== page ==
Protect Your Newborn from Cigarette Smoke
You’ve likely heard about the dangers of secondhand smoke. But did you know that cigarette smoke is even worse for babies than it is for adults? Now that you’ve brought your newborn home, it’s crucial to keep cigarette smoke away from the baby. You may have already quit smoking when you found out you were going to have a baby. If not, it’s still not too late. If anyone else in your household smokes, now is the time for them to quit. If you or someone else in the household keeps smoking, you can at least make changes to protect the baby. This goes for anyone who spends time near the baby, including grandparents, friends, and babysitters.
How cigarette smoke can harm your baby
Research shows that smoking around newborns can cause severe health problems. These include:
Asthma or other lifelong breathing problems
Worsening of colds or other respiratory problems
Poor growth and development, both mentally and physically
Higher chance of SIDS (sudden infant death syndrome)
Protecting your baby from smoke
If someone in your household smokes and isn’t ready to quit, you can still protect your baby. Ban smoking inside the house and the car. Any smoker (including you, if you smoke) should smoke only outside, away from windows and doors. If you wear a jacket or sweatshirt while smoking, take it off before holding the baby. Never let anyone smoke around the baby. And never take the baby into an area where people are smoking. If you have visitors who smoke, you may want to explain your smoking rules before they come over, so they know what to expect.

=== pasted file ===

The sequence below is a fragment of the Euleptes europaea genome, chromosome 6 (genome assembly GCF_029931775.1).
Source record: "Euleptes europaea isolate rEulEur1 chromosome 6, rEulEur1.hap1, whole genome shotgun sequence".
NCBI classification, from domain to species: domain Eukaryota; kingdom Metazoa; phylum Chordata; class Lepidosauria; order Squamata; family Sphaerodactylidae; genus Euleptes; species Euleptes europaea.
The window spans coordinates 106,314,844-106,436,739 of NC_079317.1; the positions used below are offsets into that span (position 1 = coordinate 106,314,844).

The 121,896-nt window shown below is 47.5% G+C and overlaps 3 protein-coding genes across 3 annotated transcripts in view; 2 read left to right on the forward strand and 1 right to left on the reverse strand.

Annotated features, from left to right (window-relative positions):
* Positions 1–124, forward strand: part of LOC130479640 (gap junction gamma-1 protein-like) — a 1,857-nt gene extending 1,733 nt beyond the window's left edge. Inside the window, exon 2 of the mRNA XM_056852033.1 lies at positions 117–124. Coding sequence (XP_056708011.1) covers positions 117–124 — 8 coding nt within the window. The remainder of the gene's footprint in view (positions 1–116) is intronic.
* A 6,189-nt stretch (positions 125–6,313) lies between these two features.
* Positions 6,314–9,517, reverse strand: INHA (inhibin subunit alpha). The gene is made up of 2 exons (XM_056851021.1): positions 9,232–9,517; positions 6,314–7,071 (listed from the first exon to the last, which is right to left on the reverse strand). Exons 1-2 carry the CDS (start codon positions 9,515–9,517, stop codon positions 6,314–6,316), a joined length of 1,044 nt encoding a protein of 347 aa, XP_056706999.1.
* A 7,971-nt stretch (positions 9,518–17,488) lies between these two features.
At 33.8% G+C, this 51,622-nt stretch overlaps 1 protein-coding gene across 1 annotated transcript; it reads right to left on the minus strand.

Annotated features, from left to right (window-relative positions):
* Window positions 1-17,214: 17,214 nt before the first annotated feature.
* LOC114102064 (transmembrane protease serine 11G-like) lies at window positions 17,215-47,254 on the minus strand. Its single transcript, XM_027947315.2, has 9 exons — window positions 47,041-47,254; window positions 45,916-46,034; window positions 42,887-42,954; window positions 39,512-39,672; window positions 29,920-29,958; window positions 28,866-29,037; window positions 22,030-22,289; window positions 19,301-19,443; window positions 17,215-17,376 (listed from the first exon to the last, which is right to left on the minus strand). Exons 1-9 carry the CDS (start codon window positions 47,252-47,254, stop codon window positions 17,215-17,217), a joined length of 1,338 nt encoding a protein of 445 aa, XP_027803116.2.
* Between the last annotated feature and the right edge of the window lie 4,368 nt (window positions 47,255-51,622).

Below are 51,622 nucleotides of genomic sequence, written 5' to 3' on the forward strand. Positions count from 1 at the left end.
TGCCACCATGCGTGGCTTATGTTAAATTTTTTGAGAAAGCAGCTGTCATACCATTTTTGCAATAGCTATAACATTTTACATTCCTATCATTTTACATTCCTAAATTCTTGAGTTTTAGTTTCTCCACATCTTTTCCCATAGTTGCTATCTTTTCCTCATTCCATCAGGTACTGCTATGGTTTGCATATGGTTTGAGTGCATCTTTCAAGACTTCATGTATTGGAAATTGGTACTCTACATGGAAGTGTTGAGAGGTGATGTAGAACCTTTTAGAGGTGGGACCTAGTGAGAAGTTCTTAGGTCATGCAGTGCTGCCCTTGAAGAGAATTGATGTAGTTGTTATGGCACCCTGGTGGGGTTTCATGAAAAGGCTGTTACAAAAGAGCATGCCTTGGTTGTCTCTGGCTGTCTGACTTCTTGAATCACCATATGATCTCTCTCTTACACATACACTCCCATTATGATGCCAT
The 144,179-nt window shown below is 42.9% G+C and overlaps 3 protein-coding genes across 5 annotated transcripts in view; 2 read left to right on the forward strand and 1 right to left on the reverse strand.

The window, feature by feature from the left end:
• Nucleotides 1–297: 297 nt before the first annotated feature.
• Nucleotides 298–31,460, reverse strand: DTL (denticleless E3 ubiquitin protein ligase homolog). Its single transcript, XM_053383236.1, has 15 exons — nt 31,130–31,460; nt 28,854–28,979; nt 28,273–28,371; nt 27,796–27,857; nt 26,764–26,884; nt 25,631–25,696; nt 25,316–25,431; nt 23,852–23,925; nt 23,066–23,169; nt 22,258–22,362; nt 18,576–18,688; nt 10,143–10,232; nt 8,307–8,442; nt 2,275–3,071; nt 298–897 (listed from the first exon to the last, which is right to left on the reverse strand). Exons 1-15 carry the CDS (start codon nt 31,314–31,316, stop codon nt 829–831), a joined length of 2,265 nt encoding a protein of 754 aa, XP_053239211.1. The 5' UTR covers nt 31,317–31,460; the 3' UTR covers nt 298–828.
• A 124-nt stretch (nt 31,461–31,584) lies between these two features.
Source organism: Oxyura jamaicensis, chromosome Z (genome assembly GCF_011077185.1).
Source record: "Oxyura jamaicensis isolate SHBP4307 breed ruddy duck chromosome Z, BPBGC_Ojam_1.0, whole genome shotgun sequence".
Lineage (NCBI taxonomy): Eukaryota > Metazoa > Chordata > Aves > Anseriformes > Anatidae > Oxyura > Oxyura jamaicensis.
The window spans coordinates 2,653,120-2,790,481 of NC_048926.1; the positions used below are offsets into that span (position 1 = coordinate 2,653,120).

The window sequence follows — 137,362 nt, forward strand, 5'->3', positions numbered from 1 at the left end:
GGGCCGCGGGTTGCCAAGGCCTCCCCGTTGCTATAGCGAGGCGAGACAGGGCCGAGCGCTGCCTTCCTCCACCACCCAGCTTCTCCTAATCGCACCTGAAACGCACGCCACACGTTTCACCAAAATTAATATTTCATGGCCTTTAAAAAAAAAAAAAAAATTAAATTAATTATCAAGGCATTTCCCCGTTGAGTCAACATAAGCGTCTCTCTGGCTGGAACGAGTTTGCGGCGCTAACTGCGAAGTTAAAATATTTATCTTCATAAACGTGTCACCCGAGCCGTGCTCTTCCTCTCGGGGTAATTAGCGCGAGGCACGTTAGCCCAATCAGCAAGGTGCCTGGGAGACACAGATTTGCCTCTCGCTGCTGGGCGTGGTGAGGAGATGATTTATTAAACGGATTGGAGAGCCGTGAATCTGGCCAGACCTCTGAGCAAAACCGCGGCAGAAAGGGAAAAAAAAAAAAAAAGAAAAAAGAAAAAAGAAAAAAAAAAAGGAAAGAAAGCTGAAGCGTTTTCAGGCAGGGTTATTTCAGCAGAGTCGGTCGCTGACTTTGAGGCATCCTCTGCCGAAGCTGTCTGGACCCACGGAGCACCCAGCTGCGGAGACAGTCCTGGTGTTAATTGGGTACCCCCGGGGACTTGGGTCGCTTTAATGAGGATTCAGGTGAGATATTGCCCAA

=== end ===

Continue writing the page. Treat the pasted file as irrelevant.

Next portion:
Quitting is BEST for your baby
If you smoke, quitting is the best thing you can do for your baby and for yourself. Quitting is hard, but you can do it! Here are some tips:
Tape a picture of your newborn to your pack of cigarettes. Look at it each time you smoke. This will remind you of the best reason to quit.
Join a support group or smoking cessation class. This will give you the support and skills you need to quit smoking. You may even meet other parents in the same situation. If you need help finding a group or class, your healthcare provider can suggest one in your area.
Ask other smokers in the family to quit with you. This way, you can support each other.
Talk with your healthcare provider about your desire to stop smoking. Both counseling and medicines can help you successfully quit smoking.
If you don’t succeed the first time, try again! Many people have to try more than once before they quit for good. Just remember, you’re doing it for your baby. Trying to quit is better for your baby and yourself than if you’d never tried at all.
For more information
National Cancer Institute Smoking Quitline: 877-44U-QUIT (877-448-7848)
March 21, 2017
Secondhand Smoke Exposure: Effects in Children, UpToDate
Freeborn, Donna, PhD, CNM, FNP,Lee, Kimberly G., MD, MSc, IBCLC